by John Barnes, from MLive.com
Michigan's largest conservation organization is expected to push for changes in laws that have vast differences in fines for illegally killing elk versus trophy deer.
Drew Youngedyke, spokesman for the Michigan United Conservation Clubs, says the organization likely will take up the matter by this summer's June convention.
Under a new law, poachers face a $10,000 fine for illegally killing a buck deer with six points per antler, 12 total. The fine is $1,500 for killing a royal elk, sometimes a herd bull, with the same amount of antler tines. The $1,500 is true for an imperial elk, 14 points, or the monarch, 16 points.
That makes little sense, with less than 700 elk in Michigan, versus more than perhaps 1 million deer, about one-third of them bucks, anti-poaching advocates say.
Youngedyke said an MUCC member is preparing a position the organization may take up that addresses the discrepancy.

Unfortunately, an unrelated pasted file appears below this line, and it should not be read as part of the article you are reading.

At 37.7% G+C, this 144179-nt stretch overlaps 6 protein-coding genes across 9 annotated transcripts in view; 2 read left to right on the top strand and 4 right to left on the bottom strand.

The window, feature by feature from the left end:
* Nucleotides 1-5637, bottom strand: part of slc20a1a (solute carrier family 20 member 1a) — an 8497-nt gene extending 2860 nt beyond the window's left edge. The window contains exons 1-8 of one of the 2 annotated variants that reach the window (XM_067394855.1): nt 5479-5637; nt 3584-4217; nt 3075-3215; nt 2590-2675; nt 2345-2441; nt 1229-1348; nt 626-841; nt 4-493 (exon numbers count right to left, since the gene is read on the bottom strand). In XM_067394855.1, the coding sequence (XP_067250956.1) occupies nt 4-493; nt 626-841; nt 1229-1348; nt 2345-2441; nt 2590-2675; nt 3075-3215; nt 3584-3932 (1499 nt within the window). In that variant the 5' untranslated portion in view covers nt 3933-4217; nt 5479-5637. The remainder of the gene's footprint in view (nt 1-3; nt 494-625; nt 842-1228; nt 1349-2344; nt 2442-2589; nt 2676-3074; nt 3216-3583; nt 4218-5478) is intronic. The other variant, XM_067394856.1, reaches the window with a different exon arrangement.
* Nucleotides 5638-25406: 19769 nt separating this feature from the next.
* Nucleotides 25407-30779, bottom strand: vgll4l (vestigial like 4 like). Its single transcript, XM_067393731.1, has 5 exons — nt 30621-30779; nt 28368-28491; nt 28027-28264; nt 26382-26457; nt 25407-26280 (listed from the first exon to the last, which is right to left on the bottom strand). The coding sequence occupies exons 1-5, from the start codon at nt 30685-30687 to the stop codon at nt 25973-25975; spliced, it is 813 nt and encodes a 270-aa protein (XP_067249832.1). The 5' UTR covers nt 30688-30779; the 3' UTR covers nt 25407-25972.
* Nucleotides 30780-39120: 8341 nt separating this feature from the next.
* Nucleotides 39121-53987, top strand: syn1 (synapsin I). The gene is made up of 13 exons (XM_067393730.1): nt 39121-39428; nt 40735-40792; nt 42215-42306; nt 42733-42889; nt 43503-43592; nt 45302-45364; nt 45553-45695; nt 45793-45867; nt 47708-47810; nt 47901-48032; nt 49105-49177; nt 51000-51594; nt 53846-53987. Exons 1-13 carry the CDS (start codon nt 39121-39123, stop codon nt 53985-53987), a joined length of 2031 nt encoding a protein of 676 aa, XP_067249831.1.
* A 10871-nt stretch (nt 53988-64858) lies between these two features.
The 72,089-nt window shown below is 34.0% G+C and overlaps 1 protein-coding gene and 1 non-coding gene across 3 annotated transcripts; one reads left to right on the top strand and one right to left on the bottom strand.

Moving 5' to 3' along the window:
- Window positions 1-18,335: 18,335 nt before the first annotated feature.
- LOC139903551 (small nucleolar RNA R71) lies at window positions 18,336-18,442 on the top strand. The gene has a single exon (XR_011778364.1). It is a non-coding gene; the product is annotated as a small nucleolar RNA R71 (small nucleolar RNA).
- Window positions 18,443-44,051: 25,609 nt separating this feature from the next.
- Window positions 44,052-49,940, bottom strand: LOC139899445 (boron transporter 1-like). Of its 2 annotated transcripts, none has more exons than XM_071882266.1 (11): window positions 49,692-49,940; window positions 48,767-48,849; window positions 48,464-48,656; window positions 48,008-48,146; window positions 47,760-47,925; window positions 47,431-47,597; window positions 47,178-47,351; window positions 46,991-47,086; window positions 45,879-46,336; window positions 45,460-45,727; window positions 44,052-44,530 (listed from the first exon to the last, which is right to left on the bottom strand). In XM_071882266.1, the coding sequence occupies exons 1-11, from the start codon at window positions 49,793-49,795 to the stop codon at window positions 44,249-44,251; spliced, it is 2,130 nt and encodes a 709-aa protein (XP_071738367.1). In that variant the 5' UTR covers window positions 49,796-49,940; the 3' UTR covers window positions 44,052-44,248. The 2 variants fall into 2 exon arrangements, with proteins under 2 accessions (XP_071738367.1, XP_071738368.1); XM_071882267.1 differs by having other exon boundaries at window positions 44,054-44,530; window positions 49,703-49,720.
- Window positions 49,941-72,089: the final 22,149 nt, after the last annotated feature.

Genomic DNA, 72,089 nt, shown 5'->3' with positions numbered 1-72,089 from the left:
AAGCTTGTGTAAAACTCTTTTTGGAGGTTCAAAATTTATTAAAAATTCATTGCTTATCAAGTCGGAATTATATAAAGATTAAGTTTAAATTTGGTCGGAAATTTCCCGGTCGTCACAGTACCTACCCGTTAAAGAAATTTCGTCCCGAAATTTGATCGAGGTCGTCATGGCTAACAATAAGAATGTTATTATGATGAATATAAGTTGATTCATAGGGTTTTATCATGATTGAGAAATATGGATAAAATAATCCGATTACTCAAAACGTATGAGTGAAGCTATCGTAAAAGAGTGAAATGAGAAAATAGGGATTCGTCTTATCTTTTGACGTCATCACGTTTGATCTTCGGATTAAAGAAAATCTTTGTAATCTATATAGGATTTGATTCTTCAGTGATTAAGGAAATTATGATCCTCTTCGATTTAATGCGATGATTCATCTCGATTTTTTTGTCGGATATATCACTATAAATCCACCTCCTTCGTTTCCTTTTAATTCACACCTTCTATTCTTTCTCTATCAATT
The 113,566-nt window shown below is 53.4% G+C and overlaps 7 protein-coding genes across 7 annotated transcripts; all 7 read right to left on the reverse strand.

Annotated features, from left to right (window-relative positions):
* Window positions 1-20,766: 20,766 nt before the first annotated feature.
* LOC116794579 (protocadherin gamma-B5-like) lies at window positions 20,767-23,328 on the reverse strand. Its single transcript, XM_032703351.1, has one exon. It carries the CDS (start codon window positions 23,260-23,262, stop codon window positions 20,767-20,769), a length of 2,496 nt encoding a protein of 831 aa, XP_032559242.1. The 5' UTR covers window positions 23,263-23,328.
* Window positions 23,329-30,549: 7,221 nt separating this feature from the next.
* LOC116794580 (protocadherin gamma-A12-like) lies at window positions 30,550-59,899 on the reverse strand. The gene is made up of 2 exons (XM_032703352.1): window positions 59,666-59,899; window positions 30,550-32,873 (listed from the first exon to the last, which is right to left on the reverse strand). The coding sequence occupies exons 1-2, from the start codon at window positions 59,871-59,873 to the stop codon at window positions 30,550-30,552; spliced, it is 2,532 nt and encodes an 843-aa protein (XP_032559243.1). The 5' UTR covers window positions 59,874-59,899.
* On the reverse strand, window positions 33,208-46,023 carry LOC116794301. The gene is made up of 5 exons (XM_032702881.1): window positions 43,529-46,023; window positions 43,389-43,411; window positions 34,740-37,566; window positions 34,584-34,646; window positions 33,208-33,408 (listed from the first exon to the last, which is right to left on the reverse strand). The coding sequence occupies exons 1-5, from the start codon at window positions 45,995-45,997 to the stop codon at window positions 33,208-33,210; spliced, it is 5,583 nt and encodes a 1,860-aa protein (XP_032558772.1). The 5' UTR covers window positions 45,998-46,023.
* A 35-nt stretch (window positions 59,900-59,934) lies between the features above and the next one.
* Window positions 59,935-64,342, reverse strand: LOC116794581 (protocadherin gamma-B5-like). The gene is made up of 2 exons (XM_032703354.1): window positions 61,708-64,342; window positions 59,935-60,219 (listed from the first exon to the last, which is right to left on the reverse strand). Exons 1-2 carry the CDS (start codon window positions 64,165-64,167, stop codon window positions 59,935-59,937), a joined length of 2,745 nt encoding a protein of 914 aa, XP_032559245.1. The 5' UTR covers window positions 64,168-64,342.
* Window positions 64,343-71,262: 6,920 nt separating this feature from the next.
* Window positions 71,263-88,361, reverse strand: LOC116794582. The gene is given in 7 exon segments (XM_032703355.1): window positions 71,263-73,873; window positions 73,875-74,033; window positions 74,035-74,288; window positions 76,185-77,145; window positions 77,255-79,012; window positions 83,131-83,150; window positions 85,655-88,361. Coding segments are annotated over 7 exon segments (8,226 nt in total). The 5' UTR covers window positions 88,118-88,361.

In a recent column for MUCC, he wrote that a fraction of illegal hunters is hurting the community of legal hunters, and chastised "anti-hunting forces."
"They don't pay attention to the 700,000-plus legal and ethical hunters who take to the woods every year. They only notice the few slob hunters and poachers who make headlines," Youngedyke wrote. "So stop it. Whether that's you or someone you know, stop it. If you hear about it, report it. No more 'wink, wink.' No more 'shoot, shovel and shut up.' Those days are over. They never should have existed in the first place. They have to be over; otherwise no one will be able to hunt in the future....